Brown Rice Protein
Brown Rice Protein is the ideal protein choice for anyone looking to avoid dairy and soy. Sprouted whole grain brown rice is hypo-allergenic and dairy free so it’s great for vegans and anyone looking to avoid wheat, gluten, eggs, dairy and soy. Brown rice protein contains healthy fibre content.

Soy Protein
Soy Protein Isolate is the ideal choice for vegetarians, vegans and those with special dietary requirements such as lactose intolerance. Soy Protein isolate is a complete protein source. It has a moderate rate of digestion. Soy Protein has an excellent amino acid profile.

Hemp Protein
Hemp Protein is an excellent source of protein containing Essential Amino Acids (EAAs), packed with live enzymes, Essential Fatty Acids (EFA), vitamins and minerals.
Hemp Seeds are rich in essential nutrients including chlorophyll, phytosterols, fibre, vitamins and minerals. Hemp is a pure digestible protein, providing readily available amino acids for building and repairing tissue.

The table below offers some examples of protein content per portion size in common foods. (Please note this is a rough guide – remember to check the packets as brands differ)

Food portionProtein gramsFood portionProtein gramsFood portionProtein grams
Beans 1 cup13-17gquinoa8g1 Quorn fillet/ burger6-7g
Lentils 1 cup18gWild rice7gTempeh 4 oz.12-20g
Soybeans 1 cup29goat bran7gTVP ½ cup 10-12g
Green pea 1 cup9gamaranth7gFirm / soft Tofu7-12g / 4-6g
Split peas 1 cup16gmillett8g1 large egg 7g
Chickpeas 1 cup15gSoya milk6-9g5 egg whites20g
Baked beans ½ cup8gWhole milk/skimmed milk8g/9g2 tbsp. nut butter 4-9g
Broccoli 1 cup4gCottage cheese ½ cup13g2 tbsp. almond butter7g
Spinach 1 cup 5gGreek yoghurt pot15-20g1 oz. almonds, nuts & seeds4-6g

Author: Julia Hubbard – PNBA Figure Pro, 3 x INBA Gold Medallist Natural Olympia, WNBA World Champion, 2 x Galaxy Universe Supreme Champ 2013, NAC UK Champ 2014, NPA British Champ 2013 BNBF British Champ 2012, 2nd DFAC World Champ 2012, World Masters 200m Champ 2011.

article first published on Article based on my own views, researched from numerous articles / books references available on request. Always seek advice from a professional before making major changes to your diet.

Intro: Vegetarian Athlete

In this blog I will be posting recipe's, products reviews, nutrition advice, videos and my general experiences as a veggie athlete. Please comment below if you have any questions or topics you would like me to cover!

So who am I?

I decided to become vegetarian when I was 15. This decision was not taken well by my family, who made me continue to eat fish, until I left home at 18, when I gave up fish too. My parents basically just thought I was 'going through a phase' and that I would end up ill or with an eating disorder. Nothing could have been further from the truth. My original decision was based on animal welfare. I did not like the way animals were treated on farms, transported or how they were killed. I was concerned about how their treatment could in turn affect my health, but primarily it was an animal welfare issue at first. I was always concerned (by people constantly warning me) that being Vegetarian could adversely affect my health and have a negative affect on performance.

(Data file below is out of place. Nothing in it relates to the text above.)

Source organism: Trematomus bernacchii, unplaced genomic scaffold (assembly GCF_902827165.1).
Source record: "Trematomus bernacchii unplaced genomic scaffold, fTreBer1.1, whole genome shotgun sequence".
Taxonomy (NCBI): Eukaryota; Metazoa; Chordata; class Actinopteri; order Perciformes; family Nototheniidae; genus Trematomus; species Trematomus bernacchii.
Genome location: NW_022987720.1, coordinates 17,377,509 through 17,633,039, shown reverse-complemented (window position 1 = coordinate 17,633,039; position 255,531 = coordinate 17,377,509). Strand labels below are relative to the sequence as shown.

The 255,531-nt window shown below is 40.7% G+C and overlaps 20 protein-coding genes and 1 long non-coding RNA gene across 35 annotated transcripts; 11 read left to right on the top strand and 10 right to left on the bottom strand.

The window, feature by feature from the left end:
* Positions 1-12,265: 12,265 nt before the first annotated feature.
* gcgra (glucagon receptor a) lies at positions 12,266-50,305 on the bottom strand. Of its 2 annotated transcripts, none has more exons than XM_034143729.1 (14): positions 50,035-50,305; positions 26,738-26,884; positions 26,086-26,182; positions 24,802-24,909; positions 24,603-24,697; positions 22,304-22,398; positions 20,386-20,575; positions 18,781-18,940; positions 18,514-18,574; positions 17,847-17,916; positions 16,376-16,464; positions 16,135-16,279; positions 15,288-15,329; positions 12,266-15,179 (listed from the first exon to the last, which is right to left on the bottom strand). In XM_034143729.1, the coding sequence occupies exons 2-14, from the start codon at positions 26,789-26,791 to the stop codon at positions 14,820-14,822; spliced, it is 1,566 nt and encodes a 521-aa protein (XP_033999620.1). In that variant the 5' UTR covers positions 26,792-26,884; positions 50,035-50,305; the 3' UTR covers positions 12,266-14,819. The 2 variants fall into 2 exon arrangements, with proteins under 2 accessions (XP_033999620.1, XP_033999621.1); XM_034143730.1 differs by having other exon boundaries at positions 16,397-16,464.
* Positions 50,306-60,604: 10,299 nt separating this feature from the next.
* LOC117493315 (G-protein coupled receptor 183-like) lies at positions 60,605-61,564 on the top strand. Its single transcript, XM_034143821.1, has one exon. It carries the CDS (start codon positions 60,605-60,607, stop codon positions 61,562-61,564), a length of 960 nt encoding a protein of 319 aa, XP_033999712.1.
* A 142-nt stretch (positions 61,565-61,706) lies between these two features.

Over the years, the more I read about farming methods and how different foods can affect your health and sport performance, the more I started to believe that a vegetarian and furthermore Vegan diet could actually be a huge benefit to heath & performance and have a positive and healing affect.

The key for me, to a healthy diet that supports sports performance is variety, to make sure all the food groups and nutrients are included in my diet.

In this blog I want to share my experiences of being a Veggie Athlete.
Bikini Pro and Figure Classic Pro (WNBF & PNBA)
FormerGB Bobsleigh Athlete
Former World Champion 200m Masters
2 x World Fitbody Champion
2 x NPA British Champion
1 x BNBF British Champion
1 x NAC British Champion
1 x NABBA British Champion 

As a vegetarian I have represented Great Britain in 3 sports, competed in Bobsleigh, a Power Sport, Sprinting on Track and in Bodybuilding. All sports that cause a conversation when I mention im vegetarian! My first entry, is an article I wrote last year, for a supplement website, addressing what is most people main concern as a vegetarian / vegan athlete... and probably the question and objection I come across most often! how can I get enough protein without meat or fish?

A few months ago i took the step to transition to Vegan, its not been easy but im getting there!